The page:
Dismissal for misconduct is one of the more commonly misunderstood aspects of the unemployment insurance program. Historically, a large percentage of all employer appeals stem from discharge issues. The results of the appeal do not always satisfy the employer.
Based upon extensive discussions with employers, several recurring points of confusion are evident. This review will explore the unemployment issues surrounding the dismissal of an employee. The legal right of an employer to fire a worker is a separate issue, and is not considered here.
First, many employers discharge individuals for misconduct, but few know the legal definition of misconduct for unemployment purposes. Case law defines misconduct as a substantial or intentional disregard of the employer's interests. The deliberate nature of the act is a crucial component of the definition. For a definition of simple AND gross misconduct, click here.
In contrast, case law specifically exempts from the discharge of misconduct definition "inefficiency, unsatisfactory conduct, failure in performance as the result of inability or incapacity, inadvertencies or ordinary negligence in isolated instances, or good faith errors in judgment or discretion".
Ineptitude is not misconduct, nor an argument between employer and employee, nor a difference in work habits. An unintentional error or a temporary lapse of good judgment also is not misconduct. For examples of misconduct, click here.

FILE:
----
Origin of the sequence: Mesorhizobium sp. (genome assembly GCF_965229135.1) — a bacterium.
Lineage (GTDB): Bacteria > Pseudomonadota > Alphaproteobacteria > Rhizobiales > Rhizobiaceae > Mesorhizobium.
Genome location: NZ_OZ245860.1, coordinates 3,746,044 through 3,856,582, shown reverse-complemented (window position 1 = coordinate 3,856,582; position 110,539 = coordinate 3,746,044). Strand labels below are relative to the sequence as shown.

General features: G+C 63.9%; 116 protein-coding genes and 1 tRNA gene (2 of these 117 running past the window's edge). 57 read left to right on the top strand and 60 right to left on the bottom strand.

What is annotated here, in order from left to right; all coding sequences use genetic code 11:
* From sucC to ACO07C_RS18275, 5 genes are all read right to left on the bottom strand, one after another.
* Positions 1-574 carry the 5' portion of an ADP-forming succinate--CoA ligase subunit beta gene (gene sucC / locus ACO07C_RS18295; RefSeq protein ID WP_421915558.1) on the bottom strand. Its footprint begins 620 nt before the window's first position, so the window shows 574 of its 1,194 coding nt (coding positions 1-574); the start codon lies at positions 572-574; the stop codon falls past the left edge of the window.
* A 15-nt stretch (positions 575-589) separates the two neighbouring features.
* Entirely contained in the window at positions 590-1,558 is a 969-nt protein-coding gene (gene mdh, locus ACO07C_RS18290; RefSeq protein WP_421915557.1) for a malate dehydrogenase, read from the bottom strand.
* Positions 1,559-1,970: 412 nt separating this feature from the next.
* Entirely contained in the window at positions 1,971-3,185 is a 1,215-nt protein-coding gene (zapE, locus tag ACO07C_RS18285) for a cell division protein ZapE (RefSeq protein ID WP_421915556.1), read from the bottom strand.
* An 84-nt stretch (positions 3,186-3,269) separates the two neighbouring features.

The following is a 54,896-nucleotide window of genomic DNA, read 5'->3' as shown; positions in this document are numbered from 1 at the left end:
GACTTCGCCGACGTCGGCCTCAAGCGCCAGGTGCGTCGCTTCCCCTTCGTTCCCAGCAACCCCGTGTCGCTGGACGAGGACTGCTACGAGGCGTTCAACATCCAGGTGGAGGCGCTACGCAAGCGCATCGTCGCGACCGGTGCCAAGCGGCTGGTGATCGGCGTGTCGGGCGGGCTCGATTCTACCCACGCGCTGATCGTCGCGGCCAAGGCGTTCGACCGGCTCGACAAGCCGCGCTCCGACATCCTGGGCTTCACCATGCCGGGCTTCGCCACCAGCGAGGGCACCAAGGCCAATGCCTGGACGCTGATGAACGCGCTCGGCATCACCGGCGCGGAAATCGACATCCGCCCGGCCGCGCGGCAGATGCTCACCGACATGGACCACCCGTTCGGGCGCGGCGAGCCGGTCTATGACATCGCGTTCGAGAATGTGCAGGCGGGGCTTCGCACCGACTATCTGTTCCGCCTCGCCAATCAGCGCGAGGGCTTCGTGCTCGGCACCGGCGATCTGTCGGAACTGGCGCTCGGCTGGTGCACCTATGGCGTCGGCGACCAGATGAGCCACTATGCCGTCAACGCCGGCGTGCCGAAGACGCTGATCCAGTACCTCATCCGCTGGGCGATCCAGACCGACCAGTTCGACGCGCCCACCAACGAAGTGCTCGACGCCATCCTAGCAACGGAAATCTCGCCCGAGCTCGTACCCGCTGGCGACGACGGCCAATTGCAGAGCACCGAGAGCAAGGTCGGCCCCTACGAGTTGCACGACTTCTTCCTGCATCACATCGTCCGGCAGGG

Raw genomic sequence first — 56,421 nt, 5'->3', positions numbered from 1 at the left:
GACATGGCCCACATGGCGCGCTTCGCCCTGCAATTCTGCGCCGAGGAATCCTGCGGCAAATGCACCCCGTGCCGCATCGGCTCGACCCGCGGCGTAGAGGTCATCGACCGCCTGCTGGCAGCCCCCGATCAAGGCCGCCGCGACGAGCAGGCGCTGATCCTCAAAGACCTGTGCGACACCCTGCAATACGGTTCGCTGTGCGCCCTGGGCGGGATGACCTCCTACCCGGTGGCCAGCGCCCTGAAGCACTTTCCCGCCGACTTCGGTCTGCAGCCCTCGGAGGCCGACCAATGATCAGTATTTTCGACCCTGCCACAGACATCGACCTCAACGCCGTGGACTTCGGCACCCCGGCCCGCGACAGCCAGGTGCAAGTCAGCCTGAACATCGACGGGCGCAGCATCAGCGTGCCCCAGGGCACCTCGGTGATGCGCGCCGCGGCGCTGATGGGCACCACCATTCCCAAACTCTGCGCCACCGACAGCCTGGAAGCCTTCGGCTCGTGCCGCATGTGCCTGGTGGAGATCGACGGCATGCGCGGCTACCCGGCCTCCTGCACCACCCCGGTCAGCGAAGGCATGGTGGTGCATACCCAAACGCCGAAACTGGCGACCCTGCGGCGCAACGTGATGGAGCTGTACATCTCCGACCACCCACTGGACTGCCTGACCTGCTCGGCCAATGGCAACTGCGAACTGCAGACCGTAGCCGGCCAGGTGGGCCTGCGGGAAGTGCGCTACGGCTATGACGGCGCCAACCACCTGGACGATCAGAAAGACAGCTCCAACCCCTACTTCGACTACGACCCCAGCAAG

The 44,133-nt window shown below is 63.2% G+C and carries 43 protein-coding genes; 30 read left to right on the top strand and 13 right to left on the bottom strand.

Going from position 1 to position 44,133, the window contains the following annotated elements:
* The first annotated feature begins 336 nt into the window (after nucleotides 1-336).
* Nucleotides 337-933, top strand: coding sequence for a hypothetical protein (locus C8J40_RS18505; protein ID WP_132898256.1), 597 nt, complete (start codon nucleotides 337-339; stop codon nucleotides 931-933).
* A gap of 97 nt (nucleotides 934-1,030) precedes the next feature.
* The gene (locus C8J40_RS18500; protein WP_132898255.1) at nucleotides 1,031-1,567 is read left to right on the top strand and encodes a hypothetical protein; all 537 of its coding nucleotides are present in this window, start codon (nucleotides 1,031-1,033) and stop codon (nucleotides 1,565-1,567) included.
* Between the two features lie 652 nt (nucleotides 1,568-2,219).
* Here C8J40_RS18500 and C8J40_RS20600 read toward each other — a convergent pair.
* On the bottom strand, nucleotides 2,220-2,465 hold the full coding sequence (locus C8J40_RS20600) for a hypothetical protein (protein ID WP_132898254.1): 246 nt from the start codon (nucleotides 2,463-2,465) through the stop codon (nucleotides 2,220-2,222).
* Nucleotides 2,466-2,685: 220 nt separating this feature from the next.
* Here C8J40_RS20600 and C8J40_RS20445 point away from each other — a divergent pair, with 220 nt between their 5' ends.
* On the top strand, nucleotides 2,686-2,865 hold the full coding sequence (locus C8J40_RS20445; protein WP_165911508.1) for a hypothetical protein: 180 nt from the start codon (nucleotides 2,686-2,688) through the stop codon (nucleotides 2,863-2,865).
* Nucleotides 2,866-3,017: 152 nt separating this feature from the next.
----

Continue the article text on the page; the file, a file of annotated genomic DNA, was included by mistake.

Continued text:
In addition, generally a single instance does not constitute misconduct except in extreme cases. (Arson, for example, is gross misconduct based upon a single incident.) At least one warning must usually be issued for the specific behavior that eventually leads to a discharge. For a definition of simple AND gross misconduct, click here.
Warnings are important. A warning for something else does not qualify. If an employee receives a warning for lateness, but then is discharged for neglecting to follow safety standards, misconduct would probably not be found. The initial warning for lateness is not the same as the actual reason for discharge (safety violations). Employers who keep records of warnings provided usually prevail in supporting the discharge for misconduct.
Burden of proof in misconduct issues is placed upon the employer, who must show two things: deliberate disregard of the employer interests, and at least one prior warning for misconduct.
To meet this burden of proof, complete and accurate record keeping is essential. Ideally, warning should be in writing, dated and signed by both the employer and employee. In case of a dispute over the issuance of a warning, the employee's signature on the warning constitutes clear evidence that he was indeed given a warning.
Warnings should clearly list the behaviors that are not acceptable. Citing specific recommendations on how to improve, and specific standards to be achieved, are also important. Incomplete or vague records seldom contain these essential items and will not generally meet the burden of proof requirement.
Finally, this proof must be provided to the Adjudication Unit or presented at a Administrative Law Judge appeal hearing. Failure to substantiate an allegation of misconduct with evidence or credible testimony will result in a determination in favor of the claimant. An employer must participate in the initial fact-finding process, as well as any appeals, or evidence will be lacking and the unemployment claim will be allowed.